Consider an example in which a shell script has four major steps:
Step 1: Runs 3 programs serially, but can be done parallel to steps 2 and 3.
Step 2: Runs 3 programs serially, but can be done parallel to steps 1 and 3.
Step 3: Runs 1 program which can be executed in parallel with steps 1 and 2.
Step 4: Cannot be run until steps 1-3 are complete.
The C-Shell prior art shell program can perform the above script by creating three child processes, one for each of steps 1, 2 and 3. The parent process would then wait until all of its child processes have terminated before executing step 4. The C-Shell script for this would be:
______________________________________ #step 1 ((step1.1 && step1.2) && step1.3) & #step 2 ((step2.1 && step2.2) && step2.3) & #step 3 step3.1 & #step 4 wait step4.1______________________________________
However, when using C-Shell the status of each step is not communicated to the parent process. Therefore step 4 will run even if any of steps 1, 2 or 3 have failed. A common method of overcoming this deficiency is to write an application program which actually does the forks (i.e., creates the child processes) for steps 1, 2 and 3, and manipulates the program's exit status to be failure if any one of the three steps failed. The new C-Shell script using this solution is:
Special-- application-- program && step4.1
Since most of the script is now contained in an application program, typically written in a programming language such as C, the actual script is obscured and, in fact, not discernible from the C-Shell script. This also makes it more difficult to maintain or modify the script, because that would require the services of a programmer familiar with the programming language used for the special application program. Further, the only reason for making this obscure and difficult to understand script was that the prior art shell program did not provide a mechanism for passing information between child and parent processes, which is necessary to "synchronize" the execution of multiple sets of commands.
With the present invention, the script for the above example is as follows:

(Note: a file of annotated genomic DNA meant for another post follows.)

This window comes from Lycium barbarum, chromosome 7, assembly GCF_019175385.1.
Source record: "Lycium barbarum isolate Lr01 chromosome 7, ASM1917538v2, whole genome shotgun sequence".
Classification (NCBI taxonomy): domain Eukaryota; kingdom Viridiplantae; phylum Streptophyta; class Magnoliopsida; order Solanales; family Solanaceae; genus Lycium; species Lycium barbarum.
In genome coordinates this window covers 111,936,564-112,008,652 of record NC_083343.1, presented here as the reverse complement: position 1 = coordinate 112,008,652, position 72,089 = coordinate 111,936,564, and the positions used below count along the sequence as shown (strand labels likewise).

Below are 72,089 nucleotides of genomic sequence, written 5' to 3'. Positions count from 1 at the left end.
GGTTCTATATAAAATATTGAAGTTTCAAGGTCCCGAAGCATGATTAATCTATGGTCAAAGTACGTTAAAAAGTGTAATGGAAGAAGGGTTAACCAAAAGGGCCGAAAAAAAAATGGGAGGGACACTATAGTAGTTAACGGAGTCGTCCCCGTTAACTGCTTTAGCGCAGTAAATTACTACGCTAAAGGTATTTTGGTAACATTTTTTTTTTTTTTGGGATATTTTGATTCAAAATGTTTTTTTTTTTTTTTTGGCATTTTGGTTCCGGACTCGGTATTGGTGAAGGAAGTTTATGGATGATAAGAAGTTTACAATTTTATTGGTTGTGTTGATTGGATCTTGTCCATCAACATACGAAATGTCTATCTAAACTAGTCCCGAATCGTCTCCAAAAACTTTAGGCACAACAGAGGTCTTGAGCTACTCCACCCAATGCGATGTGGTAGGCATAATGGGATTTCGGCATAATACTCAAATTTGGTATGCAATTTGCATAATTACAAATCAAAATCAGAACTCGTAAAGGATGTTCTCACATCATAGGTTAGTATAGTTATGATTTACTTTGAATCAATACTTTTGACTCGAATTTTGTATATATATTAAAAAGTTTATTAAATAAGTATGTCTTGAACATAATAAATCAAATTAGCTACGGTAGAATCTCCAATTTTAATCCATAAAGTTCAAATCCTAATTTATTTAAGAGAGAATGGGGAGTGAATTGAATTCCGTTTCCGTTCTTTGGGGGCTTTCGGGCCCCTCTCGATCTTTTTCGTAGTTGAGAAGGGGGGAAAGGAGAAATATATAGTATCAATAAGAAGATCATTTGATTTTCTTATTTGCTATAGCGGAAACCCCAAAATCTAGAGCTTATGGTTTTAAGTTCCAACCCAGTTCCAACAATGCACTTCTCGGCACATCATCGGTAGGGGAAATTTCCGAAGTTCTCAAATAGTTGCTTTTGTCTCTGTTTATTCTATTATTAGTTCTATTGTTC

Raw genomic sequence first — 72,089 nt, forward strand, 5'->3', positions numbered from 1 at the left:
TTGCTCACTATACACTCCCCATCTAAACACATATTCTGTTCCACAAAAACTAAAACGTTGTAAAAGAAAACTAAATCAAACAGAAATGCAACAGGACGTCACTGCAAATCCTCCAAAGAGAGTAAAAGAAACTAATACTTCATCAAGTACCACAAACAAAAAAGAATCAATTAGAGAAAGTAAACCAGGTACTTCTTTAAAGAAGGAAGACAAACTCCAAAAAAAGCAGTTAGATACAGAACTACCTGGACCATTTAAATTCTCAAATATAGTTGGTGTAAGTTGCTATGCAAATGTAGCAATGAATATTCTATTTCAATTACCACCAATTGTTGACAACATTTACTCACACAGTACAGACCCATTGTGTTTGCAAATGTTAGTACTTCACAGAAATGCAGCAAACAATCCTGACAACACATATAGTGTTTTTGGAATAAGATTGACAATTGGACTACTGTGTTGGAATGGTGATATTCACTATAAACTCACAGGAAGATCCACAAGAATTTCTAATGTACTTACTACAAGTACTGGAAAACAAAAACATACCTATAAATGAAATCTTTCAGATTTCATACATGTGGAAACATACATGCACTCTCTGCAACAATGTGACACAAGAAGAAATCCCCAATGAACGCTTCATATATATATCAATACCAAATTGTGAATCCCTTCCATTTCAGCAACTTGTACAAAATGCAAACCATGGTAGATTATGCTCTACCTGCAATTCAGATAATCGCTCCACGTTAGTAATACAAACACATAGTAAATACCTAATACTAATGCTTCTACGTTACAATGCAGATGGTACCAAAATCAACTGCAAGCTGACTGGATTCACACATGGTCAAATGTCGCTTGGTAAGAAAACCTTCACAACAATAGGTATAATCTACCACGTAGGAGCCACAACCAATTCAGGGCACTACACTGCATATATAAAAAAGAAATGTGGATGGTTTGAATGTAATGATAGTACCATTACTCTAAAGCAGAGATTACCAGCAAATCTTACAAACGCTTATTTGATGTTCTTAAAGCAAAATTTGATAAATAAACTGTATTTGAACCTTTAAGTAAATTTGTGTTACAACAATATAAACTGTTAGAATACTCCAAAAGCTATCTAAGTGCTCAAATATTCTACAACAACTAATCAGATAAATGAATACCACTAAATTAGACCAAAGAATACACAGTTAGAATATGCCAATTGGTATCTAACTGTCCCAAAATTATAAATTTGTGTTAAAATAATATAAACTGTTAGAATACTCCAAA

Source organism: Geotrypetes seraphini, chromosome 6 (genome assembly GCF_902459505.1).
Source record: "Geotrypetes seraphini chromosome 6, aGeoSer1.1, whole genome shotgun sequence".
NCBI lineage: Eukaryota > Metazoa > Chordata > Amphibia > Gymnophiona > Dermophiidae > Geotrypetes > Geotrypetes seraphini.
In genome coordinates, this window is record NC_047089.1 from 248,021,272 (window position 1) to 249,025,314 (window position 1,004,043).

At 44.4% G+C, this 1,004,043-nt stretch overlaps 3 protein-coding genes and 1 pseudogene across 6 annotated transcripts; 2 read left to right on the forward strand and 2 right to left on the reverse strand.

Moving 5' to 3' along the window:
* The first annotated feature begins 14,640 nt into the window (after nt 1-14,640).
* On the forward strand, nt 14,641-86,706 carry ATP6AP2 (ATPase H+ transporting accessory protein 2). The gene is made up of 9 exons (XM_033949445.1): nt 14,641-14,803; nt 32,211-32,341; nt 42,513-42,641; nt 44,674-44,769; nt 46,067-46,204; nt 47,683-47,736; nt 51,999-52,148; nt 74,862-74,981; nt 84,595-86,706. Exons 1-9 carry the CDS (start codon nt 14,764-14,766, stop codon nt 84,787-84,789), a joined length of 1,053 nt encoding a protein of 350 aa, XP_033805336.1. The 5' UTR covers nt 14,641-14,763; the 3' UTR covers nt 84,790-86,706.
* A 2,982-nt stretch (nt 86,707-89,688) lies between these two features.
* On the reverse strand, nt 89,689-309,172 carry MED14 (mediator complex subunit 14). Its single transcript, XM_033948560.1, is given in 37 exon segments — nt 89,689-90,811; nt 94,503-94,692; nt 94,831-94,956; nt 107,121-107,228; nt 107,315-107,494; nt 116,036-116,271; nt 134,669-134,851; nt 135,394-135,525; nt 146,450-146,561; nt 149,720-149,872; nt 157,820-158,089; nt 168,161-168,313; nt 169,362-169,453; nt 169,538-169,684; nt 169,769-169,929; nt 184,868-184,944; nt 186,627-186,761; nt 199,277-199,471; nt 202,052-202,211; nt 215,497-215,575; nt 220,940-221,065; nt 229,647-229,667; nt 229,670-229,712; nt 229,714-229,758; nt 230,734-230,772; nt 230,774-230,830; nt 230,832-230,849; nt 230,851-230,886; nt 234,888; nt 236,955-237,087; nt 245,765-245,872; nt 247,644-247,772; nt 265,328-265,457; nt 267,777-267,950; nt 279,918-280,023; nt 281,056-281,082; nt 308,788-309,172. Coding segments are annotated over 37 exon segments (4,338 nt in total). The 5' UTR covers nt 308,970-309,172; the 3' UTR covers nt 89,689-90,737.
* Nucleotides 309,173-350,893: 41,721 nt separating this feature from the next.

______________________________________thread(step1, step1-- id)thread(step2, step2-- id)thread(step3, step3-- id)wait-- for-- thread(step1-- id,step-- status)if(step-- status ≠ success) then take appropriate corrective actionendifwait-- for-- thread(step2-- id,step-- status)if (step-- status ≠ success) then take appropriate corrective actionendifwait-- for-- thread(step3-- id,step-- status)if (step-- status ≠ success) then take appropriate corrective actionendifstep4.1step1: step1.1 step1.2 step1.3step2: step2.1 step2.2 step2.3step3: step3.1* end of script______________________________________
In the above script, "step1" is initiated as a parallel thread, with its identifier returned in "step1-- id". The other two steps are initiated similarly. The script then waits on completion of "step1", accepting its status in "step-- status". If "step1" was not successful, the script can take corrective action, such as aborting execution of the remainder of the script. Otherwise processing continues with the "wait-- for-- thread" of the next step, and so on. Once all three steps have been verified to have successfully completed, "step4.1" is executed.
Thus, as shown, the present invention provides parallel processing of commands by a shell program in a much cleaner, more straightforward, easier to maintain environment than prior shell programs. The present invention's shell program provides inherent synchronization not provided by the use of child processes.
While the present invention has been described with reference to a few specific embodiments, the description is illustrative of the invention and is not to be construed as limiting the invention. Various modifications may occur to those skilled in the art without departing from the true spirit and scope of the invention as defined by the appended claims.
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|U.S. Classification||718/106, 712/242, 718/107|
|International Classification||G06F9/48, G06F9/46|
|Cooperative Classification||G06F9/4843, G06F9/52|
|European Classification||G06F9/52, G06F9/48C4|
|Mar 11, 1991||AS||Assignment|
Owner name: DIGITAL EQUIPMENT CORPORATION, MAYNARD, MA A CORP.
Free format text: ASSIGNMENT OF ASSIGNORS INTEREST.;ASSIGNOR:SAXON, PAUL D.;REEL/FRAME:005633/0886
Effective date: 19910227